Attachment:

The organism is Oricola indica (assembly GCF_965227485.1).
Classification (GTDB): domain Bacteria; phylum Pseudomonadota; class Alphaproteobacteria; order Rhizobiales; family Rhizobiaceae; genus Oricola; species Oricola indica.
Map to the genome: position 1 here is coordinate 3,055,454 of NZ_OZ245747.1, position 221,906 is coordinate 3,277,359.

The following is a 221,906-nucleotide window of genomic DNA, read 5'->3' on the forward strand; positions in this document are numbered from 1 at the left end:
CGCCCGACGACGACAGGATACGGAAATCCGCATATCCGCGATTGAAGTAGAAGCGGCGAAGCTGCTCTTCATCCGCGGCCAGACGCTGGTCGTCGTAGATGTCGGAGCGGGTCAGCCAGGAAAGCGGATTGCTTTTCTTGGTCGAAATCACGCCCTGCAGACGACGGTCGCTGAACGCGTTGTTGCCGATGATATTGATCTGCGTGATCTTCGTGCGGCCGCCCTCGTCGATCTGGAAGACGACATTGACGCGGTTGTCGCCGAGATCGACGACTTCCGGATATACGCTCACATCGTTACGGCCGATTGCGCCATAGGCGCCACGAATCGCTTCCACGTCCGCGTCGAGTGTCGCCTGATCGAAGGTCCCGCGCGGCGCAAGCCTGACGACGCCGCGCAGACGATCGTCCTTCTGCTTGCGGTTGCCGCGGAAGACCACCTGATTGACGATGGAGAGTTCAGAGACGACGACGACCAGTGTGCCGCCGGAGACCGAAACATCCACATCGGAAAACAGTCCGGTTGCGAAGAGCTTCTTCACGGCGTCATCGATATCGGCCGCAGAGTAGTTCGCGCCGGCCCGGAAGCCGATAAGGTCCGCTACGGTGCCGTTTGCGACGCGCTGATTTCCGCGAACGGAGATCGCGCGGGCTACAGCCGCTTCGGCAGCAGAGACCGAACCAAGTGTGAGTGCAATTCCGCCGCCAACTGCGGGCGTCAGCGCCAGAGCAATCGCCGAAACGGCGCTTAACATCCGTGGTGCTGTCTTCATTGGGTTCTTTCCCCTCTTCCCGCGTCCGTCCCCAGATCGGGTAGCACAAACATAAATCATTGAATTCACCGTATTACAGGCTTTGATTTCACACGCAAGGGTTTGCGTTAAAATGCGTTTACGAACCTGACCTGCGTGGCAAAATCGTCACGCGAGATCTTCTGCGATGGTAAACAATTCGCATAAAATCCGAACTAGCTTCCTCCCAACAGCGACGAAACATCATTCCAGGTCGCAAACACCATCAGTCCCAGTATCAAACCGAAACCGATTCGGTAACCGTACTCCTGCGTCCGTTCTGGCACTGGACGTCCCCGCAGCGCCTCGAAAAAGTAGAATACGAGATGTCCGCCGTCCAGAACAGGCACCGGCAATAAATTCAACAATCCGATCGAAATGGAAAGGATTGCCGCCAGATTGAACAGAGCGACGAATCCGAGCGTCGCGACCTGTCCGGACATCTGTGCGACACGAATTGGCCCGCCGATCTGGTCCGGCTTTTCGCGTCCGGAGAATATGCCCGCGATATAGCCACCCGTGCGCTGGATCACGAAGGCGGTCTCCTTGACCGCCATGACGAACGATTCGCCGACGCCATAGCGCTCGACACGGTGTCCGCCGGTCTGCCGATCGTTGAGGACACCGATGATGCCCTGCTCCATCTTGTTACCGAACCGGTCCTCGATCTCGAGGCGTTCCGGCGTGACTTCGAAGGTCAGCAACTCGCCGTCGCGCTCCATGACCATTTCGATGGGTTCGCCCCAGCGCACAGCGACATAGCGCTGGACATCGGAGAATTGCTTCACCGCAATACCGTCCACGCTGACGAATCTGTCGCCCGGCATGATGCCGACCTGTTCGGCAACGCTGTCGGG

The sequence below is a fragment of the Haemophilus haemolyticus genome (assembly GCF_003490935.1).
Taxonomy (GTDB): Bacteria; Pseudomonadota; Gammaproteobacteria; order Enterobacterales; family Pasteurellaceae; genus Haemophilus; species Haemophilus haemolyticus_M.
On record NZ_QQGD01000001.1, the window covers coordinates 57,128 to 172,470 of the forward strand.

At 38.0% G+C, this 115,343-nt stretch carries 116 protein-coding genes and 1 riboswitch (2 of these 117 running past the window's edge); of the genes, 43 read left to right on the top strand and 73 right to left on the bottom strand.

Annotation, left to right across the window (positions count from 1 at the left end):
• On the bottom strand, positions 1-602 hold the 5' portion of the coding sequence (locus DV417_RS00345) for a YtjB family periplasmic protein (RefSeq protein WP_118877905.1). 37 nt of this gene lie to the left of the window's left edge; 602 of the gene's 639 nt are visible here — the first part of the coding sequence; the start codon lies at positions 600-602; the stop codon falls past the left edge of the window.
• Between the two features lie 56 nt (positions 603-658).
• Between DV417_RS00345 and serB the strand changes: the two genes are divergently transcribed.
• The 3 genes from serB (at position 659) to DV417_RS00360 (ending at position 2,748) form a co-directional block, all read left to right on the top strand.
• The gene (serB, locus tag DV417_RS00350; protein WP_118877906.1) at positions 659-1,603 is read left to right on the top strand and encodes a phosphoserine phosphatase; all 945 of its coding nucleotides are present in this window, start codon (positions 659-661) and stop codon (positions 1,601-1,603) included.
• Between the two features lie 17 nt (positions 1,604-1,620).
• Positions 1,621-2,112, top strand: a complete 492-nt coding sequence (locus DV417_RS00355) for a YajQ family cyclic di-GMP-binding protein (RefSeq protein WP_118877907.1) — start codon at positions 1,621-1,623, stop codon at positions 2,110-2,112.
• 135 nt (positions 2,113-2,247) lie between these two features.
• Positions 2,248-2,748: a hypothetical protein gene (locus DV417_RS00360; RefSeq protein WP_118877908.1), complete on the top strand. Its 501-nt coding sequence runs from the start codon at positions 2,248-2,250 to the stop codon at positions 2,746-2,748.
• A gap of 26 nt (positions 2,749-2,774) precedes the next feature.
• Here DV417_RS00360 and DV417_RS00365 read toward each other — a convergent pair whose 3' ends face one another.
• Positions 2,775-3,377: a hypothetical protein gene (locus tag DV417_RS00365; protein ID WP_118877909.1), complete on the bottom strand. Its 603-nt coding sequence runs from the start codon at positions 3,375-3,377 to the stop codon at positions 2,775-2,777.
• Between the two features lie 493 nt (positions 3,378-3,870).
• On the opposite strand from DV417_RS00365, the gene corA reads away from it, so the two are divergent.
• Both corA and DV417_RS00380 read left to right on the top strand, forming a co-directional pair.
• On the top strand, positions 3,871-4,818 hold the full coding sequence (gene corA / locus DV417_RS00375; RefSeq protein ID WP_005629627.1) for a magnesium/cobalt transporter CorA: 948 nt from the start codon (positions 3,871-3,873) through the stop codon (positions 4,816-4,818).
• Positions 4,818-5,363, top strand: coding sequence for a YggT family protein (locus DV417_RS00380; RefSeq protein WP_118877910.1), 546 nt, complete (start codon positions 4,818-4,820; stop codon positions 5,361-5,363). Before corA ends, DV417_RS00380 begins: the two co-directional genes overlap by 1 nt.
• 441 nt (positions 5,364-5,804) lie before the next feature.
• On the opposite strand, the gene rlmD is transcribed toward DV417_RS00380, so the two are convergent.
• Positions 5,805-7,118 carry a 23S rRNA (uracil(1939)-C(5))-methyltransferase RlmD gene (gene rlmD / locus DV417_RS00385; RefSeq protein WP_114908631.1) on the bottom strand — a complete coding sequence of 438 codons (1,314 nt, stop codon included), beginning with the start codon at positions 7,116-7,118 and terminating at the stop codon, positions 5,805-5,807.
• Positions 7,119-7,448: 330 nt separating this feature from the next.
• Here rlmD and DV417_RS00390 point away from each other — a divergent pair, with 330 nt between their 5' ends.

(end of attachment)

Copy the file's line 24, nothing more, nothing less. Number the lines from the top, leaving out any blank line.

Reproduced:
• On the opposite strand from DV417_RS00365, the gene corA reads away from it, so the two are divergent.